Thousands protest in Budapest as Orban embroiled in corruption cover up

March 27, 2024
Former Hungarian government insider Peter Magyar gives a speech next tot Kossut Lajos Square on Tuesdy, in Budapest
Former Hungarian government insider Peter Magyar gives a speech next tot Kossut Lajos Square on Tuesdy, in Budapest

BUDAPEST — Thousands took to the streets of Budapest to protest after a former government insider turned critic released an audio recording embroiling top officials in Hungary in a conspiracy to cover up corruption.

Peter Magyar, the ex-husband of Justice Minister Judit Varga, has released an audio recording featuring what appears to be Varga's voice describing how other government officials caused evidence to be removed from court records to cover up their roles in corrupt business dealings.

On Tuesday morning, Magyar published a recording on Facebook and YouTube.

"They suggested to the prosecutors what should be removed," Varga says in the recording, which Magyar says he made during a conversation in the former couple's apartment.

He has given the tape to the Public Prosecutor's Office in Budapest to be used as evidence.

In a Facebook post on Tuesday, Varga confirmed the voice on the recording is hers, but accused Magyar of violence toward her during their marriage and claimed she had made the statements under duress.

"I said what he wanted to hear so I could get away as soon as possible," she wrote. "In a situation like this, any person can say things they don't mean in a state of intimidation."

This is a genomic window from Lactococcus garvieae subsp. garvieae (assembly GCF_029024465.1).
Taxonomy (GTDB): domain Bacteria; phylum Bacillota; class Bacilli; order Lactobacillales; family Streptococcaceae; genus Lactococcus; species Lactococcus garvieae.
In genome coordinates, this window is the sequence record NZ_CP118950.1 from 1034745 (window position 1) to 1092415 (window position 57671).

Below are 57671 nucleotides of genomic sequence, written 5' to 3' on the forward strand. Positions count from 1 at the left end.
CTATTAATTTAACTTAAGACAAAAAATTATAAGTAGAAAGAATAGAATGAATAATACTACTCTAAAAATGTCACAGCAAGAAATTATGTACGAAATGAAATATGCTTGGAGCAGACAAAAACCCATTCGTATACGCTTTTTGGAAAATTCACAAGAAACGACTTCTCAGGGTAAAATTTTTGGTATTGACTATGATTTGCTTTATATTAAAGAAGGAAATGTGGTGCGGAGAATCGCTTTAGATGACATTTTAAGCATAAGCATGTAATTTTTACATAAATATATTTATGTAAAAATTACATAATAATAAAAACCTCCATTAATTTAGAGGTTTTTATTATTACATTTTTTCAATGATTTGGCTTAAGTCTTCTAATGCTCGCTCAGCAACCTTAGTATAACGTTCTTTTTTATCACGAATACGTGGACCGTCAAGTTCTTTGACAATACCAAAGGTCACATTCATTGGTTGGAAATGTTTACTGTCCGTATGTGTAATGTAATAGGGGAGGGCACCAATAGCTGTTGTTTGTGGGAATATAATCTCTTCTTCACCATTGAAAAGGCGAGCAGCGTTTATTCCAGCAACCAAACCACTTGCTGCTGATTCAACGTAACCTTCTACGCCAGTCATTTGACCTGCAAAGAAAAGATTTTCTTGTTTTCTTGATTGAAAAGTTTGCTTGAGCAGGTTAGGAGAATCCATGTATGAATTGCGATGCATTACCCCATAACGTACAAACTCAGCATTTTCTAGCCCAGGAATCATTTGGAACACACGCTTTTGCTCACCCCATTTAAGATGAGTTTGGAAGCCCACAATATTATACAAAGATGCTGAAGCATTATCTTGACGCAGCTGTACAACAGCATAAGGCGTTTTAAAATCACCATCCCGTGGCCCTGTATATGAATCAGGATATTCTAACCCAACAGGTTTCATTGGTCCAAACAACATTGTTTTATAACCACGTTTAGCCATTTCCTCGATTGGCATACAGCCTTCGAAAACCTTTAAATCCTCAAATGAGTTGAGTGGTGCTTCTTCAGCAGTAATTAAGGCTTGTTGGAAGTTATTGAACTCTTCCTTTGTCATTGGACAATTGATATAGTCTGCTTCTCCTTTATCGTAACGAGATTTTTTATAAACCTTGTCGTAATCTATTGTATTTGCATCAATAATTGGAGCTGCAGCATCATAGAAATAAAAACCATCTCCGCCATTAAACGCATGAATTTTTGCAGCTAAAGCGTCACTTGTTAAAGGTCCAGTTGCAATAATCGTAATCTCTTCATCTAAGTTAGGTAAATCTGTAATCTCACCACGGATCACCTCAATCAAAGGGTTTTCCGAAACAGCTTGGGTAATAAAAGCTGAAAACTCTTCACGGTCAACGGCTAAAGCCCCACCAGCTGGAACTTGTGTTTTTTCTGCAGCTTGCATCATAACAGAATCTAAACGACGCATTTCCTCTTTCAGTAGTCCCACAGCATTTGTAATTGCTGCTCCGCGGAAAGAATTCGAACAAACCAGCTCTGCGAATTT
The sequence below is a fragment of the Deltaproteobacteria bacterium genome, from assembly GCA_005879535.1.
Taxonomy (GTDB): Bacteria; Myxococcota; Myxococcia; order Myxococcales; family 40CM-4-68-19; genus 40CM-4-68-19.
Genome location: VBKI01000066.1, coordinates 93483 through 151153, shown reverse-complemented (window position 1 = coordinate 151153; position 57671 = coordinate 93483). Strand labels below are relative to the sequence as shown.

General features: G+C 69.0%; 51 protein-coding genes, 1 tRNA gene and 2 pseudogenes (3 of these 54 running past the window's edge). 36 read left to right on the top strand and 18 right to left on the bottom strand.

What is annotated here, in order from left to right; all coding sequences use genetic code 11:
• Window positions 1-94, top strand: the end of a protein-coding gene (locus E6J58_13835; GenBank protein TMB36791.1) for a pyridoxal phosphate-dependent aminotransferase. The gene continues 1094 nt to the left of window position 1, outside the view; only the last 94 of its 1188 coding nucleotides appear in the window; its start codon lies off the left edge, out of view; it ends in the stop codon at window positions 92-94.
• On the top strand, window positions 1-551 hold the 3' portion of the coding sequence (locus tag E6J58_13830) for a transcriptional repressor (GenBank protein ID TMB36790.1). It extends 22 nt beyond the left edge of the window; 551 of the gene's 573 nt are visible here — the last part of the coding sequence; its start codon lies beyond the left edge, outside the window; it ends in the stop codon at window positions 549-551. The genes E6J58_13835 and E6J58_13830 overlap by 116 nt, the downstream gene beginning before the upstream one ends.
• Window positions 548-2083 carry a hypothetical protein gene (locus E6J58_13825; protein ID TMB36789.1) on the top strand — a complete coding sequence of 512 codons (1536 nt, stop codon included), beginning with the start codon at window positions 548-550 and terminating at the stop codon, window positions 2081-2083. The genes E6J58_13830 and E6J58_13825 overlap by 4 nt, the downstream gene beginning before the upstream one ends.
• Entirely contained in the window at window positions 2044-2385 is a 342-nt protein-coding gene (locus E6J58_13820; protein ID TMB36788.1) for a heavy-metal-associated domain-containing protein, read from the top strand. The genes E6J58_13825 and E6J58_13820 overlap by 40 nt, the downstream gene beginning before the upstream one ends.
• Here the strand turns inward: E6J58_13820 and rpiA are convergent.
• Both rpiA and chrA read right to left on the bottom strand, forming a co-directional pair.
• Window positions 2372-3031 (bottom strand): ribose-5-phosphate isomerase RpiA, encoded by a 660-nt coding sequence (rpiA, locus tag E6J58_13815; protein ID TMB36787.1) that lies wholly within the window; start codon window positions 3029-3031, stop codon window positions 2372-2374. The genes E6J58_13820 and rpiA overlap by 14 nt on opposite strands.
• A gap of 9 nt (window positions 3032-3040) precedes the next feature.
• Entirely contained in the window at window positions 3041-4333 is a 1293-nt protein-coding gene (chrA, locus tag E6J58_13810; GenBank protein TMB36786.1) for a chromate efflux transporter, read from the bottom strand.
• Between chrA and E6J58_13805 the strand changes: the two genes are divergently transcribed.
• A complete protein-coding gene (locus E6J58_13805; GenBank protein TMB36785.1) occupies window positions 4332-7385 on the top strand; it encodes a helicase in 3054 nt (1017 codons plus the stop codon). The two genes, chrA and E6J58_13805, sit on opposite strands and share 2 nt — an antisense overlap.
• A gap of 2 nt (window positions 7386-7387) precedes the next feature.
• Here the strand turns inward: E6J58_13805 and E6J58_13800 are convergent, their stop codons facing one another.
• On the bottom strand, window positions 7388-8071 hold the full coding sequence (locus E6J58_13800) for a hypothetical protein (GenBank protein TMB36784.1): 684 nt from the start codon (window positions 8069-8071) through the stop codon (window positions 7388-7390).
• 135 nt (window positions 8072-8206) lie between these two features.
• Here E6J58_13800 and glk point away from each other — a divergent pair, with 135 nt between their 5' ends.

Magyar subsequently denied her claims in a Facebook post of his own.

The country's largest protests in years erupted in early February after it was revealed that the president had issued a pardon to a man imprisoned for covering up incidents of child sexual abuse perpetrated by the director of a state-run orphanage.

Close Orbán allies, including the president and Justice Minister Judit Varga, were forced to resign in the face of public outrage.

Once a senior but little-known member of Orbán's political circle, Magyar shot to prominence when he gave an interview in February to popular YouTube channel Partizan, where he accused Orbán's government of widespread corruption and using smear campaigns to discredit its opponents.

On March 15, he addressed a crowd of tens of thousands in Budapest, where he announced plans to form a new political party to challenge Fidesz's 14-year grip on power as an alternative to Hungary's fragmented opposition.

The scandal caused an unprecedented political crisis within Orbán's government, which has led Hungary since 2010. Magyar's followers hope his position as a former insider can help to disrupt Hungary's political system, which many see as a deeply entrenched autocracy.

The government has dismissed him as an opportunist seeking to forge a new career after his divorce from Varga and his loss of positions in several state companies. Nonetheless, Magyar's rise has seriously exacerbated what were already major political headaches.

Magyar has railed against official corruption, accusing Orbán of overseeing a nepotistic system of oligarchs that enrich themselves through unfairly awarded government contracts.

He has particularly targeted Antal Rogan, a close Orbán ally who is responsible for the government's communications as well as the country's secret services. The recording released Tuesday purports to show that Rogan led the effort to alter evidence. — Euronews

March 27, 2024
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